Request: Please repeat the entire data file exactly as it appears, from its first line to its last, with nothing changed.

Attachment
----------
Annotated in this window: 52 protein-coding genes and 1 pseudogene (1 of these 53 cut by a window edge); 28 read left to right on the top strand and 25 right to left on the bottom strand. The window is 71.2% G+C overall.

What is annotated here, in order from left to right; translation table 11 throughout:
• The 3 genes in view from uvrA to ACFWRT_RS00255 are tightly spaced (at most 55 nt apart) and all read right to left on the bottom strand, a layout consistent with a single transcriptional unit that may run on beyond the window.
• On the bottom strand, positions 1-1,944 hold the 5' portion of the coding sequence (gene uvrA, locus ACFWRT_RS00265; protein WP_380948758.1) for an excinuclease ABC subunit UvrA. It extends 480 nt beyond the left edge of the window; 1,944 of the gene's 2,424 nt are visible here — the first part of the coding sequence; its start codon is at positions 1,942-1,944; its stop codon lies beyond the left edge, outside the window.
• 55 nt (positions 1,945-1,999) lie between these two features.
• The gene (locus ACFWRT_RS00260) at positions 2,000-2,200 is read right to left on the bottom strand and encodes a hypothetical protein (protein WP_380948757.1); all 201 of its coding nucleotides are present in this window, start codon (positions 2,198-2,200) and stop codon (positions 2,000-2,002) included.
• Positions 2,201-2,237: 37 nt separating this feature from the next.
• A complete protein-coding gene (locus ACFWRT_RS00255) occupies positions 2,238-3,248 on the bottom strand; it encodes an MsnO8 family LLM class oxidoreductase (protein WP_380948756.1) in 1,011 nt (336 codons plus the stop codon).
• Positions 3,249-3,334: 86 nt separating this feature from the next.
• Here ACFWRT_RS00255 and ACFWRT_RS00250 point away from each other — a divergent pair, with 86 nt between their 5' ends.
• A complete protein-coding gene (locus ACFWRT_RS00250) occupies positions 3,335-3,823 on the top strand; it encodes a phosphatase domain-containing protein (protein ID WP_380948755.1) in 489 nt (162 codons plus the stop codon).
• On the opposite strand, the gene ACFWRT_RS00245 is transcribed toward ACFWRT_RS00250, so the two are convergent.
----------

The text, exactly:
Annotated in this window: 52 protein-coding genes and 1 pseudogene (1 of these 53 cut by a window edge); 28 read left to right on the top strand and 25 right to left on the bottom strand. The window is 71.2% G+C overall.

What is annotated here, in order from left to right; translation table 11 throughout:
• The 3 genes in view from uvrA to ACFWRT_RS00255 are tightly spaced (at most 55 nt apart) and all read right to left on the bottom strand, a layout consistent with a single transcriptional unit that may run on beyond the window.
• On the bottom strand, positions 1-1,944 hold the 5' portion of the coding sequence (gene uvrA, locus ACFWRT_RS00265; protein WP_380948758.1) for an excinuclease ABC subunit UvrA. It extends 480 nt beyond the left edge of the window; 1,944 of the gene's 2,424 nt are visible here — the first part of the coding sequence; its start codon is at positions 1,942-1,944; its stop codon lies beyond the left edge, outside the window.
• 55 nt (positions 1,945-1,999) lie between these two features.
• The gene (locus ACFWRT_RS00260) at positions 2,000-2,200 is read right to left on the bottom strand and encodes a hypothetical protein (protein WP_380948757.1); all 201 of its coding nucleotides are present in this window, start codon (positions 2,198-2,200) and stop codon (positions 2,000-2,002) included.
• Positions 2,201-2,237: 37 nt separating this feature from the next.
• A complete protein-coding gene (locus ACFWRT_RS00255) occupies positions 2,238-3,248 on the bottom strand; it encodes an MsnO8 family LLM class oxidoreductase (protein WP_380948756.1) in 1,011 nt (336 codons plus the stop codon).
• Positions 3,249-3,334: 86 nt separating this feature from the next.
• Here ACFWRT_RS00255 and ACFWRT_RS00250 point away from each other — a divergent pair, with 86 nt between their 5' ends.
• A complete protein-coding gene (locus ACFWRT_RS00250) occupies positions 3,335-3,823 on the top strand; it encodes a phosphatase domain-containing protein (protein ID WP_380948755.1) in 489 nt (162 codons plus the stop codon).
• On the opposite strand, the gene ACFWRT_RS00245 is transcribed toward ACFWRT_RS00250, so the two are convergent.